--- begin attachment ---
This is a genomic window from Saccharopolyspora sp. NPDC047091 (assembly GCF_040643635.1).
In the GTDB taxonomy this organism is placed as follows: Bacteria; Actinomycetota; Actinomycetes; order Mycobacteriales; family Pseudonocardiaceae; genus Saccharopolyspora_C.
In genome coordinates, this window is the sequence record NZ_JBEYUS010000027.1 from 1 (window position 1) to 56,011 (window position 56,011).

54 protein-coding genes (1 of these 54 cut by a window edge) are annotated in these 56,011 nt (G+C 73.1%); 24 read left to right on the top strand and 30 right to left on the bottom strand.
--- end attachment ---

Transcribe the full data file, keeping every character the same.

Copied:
This is a genomic window from Saccharopolyspora sp. NPDC047091 (assembly GCF_040643635.1).
In the GTDB taxonomy this organism is placed as follows: Bacteria; Actinomycetota; Actinomycetes; order Mycobacteriales; family Pseudonocardiaceae; genus Saccharopolyspora_C.
In genome coordinates, this window is the sequence record NZ_JBEYUS010000027.1 from 1 (window position 1) to 56,011 (window position 56,011).

54 protein-coding genes (1 of these 54 cut by a window edge) are annotated in these 56,011 nt (G+C 73.1%); 24 read left to right on the top strand and 30 right to left on the bottom strand.